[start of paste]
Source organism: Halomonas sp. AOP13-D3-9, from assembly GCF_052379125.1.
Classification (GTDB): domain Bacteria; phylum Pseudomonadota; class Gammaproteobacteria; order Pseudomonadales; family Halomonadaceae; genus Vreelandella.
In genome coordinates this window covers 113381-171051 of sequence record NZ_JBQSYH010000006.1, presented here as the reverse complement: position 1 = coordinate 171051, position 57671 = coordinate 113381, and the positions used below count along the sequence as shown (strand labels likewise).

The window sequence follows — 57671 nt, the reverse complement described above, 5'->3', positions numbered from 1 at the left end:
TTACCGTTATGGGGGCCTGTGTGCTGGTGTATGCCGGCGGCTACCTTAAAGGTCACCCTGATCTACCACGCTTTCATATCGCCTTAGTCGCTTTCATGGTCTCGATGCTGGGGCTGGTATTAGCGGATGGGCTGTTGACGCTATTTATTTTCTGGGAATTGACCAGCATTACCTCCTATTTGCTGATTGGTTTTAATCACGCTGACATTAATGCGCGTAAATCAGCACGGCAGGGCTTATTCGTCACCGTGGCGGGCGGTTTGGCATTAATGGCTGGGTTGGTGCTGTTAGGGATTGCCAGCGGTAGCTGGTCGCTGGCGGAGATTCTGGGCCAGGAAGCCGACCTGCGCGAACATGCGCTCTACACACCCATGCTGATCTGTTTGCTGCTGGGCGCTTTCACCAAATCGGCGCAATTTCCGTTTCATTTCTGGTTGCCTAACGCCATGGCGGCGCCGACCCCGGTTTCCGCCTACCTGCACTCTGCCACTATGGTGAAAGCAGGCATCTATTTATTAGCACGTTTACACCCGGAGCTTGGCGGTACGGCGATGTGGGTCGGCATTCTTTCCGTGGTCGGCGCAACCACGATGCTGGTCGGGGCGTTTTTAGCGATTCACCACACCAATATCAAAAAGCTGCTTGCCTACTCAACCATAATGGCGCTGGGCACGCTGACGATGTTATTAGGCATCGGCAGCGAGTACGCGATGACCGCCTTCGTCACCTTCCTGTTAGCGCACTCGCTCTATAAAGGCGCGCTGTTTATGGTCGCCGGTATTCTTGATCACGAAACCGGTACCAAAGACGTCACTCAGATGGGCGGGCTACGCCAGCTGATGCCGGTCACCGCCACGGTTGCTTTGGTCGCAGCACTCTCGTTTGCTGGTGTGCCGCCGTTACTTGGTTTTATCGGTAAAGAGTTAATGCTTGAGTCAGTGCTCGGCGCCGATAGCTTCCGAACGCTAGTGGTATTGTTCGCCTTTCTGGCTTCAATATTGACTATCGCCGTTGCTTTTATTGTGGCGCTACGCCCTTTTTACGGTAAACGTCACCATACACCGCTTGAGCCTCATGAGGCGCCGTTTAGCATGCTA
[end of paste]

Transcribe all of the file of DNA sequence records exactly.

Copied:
Source organism: Halomonas sp. AOP13-D3-9, from assembly GCF_052379125.1.
Classification (GTDB): domain Bacteria; phylum Pseudomonadota; class Gammaproteobacteria; order Pseudomonadales; family Halomonadaceae; genus Vreelandella.
In genome coordinates this window covers 113381-171051 of sequence record NZ_JBQSYH010000006.1, presented here as the reverse complement: position 1 = coordinate 171051, position 57671 = coordinate 113381, and the positions used below count along the sequence as shown (strand labels likewise).

The window sequence follows — 57671 nt, the reverse complement described above, 5'->3', positions numbered from 1 at the left end:
TTACCGTTATGGGGGCCTGTGTGCTGGTGTATGCCGGCGGCTACCTTAAAGGTCACCCTGATCTACCACGCTTTCATATCGCCTTAGTCGCTTTCATGGTCTCGATGCTGGGGCTGGTATTAGCGGATGGGCTGTTGACGCTATTTATTTTCTGGGAATTGACCAGCATTACCTCCTATTTGCTGATTGGTTTTAATCACGCTGACATTAATGCGCGTAAATCAGCACGGCAGGGCTTATTCGTCACCGTGGCGGGCGGTTTGGCATTAATGGCTGGGTTGGTGCTGTTAGGGATTGCCAGCGGTAGCTGGTCGCTGGCGGAGATTCTGGGCCAGGAAGCCGACCTGCGCGAACATGCGCTCTACACACCCATGCTGATCTGTTTGCTGCTGGGCGCTTTCACCAAATCGGCGCAATTTCCGTTTCATTTCTGGTTGCCTAACGCCATGGCGGCGCCGACCCCGGTTTCCGCCTACCTGCACTCTGCCACTATGGTGAAAGCAGGCATCTATTTATTAGCACGTTTACACCCGGAGCTTGGCGGTACGGCGATGTGGGTCGGCATTCTTTCCGTGGTCGGCGCAACCACGATGCTGGTCGGGGCGTTTTTAGCGATTCACCACACCAATATCAAAAAGCTGCTTGCCTACTCAACCATAATGGCGCTGGGCACGCTGACGATGTTATTAGGCATCGGCAGCGAGTACGCGATGACCGCCTTCGTCACCTTCCTGTTAGCGCACTCGCTCTATAAAGGCGCGCTGTTTATGGTCGCCGGTATTCTTGATCACGAAACCGGTACCAAAGACGTCACTCAGATGGGCGGGCTACGCCAGCTGATGCCGGTCACCGCCACGGTTGCTTTGGTCGCAGCACTCTCGTTTGCTGGTGTGCCGCCGTTACTTGGTTTTATCGGTAAAGAGTTAATGCTTGAGTCAGTGCTCGGCGCCGATAGCTTCCGAACGCTAGTGGTATTGTTCGCCTTTCTGGCTTCAATATTGACTATCGCCGTTGCTTTTATTGTGGCGCTACGCCCTTTTTACGGTAAACGTCACCATACACCGCTTGAGCCTCATGAGGCGCCGTTTAGCATGCTA